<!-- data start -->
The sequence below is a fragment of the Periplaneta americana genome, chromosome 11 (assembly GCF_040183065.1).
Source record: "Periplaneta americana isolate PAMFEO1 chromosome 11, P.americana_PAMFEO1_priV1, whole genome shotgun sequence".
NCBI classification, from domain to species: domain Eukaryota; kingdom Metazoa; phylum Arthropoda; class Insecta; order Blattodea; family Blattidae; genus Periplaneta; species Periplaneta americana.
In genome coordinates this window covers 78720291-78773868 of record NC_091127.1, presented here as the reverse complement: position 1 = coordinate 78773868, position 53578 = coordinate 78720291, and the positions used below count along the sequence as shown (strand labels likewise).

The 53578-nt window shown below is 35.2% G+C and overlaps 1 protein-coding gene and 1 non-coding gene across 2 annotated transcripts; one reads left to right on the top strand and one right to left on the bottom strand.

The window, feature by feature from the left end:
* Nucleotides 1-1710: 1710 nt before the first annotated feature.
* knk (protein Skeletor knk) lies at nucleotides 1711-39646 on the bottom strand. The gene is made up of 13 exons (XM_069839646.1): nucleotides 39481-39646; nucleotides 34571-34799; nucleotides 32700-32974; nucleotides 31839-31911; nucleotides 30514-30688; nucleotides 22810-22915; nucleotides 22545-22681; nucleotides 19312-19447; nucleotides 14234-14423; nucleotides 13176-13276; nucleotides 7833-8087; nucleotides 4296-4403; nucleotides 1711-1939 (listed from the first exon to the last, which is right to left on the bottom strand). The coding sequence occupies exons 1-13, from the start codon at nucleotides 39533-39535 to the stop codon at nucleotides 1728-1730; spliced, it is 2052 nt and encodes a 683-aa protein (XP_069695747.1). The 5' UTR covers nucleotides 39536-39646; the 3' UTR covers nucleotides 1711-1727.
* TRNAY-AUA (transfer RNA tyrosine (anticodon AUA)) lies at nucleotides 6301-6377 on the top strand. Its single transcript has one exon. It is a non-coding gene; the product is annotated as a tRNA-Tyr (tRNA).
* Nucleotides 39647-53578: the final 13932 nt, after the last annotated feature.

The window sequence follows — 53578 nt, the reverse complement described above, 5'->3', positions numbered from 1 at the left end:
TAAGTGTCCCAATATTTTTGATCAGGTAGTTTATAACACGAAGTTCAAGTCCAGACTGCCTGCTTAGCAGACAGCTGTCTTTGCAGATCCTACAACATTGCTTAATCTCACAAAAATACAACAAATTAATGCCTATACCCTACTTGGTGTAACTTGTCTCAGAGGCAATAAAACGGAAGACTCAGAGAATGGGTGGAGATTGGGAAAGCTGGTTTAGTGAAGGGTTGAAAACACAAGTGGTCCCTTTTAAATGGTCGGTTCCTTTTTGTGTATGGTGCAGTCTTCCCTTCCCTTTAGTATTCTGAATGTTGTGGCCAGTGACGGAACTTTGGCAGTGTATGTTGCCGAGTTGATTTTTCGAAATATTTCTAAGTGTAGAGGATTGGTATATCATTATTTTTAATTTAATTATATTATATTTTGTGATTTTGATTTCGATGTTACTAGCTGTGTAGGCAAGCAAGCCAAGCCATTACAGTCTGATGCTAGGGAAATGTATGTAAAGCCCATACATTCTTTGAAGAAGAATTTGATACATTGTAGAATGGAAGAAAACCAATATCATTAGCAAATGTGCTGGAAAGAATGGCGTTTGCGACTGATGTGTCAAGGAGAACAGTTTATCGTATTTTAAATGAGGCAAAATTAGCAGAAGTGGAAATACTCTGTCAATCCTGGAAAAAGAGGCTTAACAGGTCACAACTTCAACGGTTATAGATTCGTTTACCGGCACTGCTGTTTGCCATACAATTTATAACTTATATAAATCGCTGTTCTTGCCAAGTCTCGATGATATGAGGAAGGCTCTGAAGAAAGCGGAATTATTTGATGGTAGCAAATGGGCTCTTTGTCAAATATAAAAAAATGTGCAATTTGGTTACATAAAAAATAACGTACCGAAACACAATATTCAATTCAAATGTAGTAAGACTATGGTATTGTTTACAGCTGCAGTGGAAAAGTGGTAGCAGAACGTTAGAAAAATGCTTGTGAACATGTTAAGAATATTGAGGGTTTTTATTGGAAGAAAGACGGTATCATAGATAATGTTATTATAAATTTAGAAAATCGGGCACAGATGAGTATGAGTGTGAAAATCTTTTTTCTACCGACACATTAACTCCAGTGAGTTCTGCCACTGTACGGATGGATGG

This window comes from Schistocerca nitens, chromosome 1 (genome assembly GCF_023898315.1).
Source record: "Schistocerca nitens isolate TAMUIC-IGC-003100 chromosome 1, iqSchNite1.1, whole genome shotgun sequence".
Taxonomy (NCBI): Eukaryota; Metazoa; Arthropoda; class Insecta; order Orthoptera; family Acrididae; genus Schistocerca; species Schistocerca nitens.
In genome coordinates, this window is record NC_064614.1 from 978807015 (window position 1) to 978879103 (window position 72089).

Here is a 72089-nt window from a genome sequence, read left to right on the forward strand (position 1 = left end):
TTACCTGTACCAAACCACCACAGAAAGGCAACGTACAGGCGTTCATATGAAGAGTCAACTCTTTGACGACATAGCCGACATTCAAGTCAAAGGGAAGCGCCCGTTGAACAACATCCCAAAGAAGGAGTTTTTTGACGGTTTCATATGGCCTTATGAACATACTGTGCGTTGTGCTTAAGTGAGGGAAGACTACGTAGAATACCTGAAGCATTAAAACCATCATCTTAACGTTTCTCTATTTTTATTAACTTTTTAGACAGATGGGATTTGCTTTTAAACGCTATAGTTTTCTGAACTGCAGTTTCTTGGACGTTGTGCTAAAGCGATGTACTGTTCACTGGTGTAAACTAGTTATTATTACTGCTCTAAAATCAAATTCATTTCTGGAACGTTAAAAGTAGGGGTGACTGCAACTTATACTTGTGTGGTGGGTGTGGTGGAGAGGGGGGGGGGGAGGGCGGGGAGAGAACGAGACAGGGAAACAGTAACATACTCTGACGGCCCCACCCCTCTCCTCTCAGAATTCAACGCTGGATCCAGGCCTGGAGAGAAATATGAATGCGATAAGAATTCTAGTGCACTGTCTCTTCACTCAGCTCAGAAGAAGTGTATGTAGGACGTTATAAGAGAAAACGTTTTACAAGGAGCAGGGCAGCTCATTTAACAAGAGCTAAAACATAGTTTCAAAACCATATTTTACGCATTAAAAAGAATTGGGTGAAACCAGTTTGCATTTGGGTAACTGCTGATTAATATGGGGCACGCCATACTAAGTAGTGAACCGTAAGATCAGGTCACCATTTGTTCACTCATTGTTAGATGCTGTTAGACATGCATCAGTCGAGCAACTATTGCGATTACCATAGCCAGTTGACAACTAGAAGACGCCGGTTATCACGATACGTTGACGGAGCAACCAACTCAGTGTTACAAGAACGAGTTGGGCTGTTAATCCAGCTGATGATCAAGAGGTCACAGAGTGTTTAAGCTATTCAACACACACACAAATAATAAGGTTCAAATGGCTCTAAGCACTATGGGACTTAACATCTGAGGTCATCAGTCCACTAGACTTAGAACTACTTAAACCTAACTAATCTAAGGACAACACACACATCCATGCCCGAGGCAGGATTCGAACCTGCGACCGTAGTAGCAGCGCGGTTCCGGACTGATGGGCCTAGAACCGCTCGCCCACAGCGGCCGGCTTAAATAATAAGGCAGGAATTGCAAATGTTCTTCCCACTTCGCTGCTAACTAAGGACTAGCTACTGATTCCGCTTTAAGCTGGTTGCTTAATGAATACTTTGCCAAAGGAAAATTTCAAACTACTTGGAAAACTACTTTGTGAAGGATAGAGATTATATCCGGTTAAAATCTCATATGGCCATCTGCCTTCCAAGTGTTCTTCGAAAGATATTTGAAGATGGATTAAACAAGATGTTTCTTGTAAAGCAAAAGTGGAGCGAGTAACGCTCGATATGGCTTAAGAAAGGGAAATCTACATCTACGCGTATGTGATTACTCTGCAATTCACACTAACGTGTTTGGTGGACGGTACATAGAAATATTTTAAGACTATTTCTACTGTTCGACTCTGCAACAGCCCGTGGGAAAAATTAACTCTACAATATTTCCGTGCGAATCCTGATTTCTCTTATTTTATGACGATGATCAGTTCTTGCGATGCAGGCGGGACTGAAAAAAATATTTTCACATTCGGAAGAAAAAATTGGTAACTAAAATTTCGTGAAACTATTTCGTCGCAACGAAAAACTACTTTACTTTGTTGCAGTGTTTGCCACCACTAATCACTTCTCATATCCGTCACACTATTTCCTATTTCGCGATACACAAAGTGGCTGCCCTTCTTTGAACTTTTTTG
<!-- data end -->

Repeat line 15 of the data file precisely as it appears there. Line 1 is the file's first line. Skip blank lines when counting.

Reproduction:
Taxonomy (NCBI): Eukaryota; Metazoa; Arthropoda; class Insecta; order Orthoptera; family Acrididae; genus Schistocerca; species Schistocerca nitens.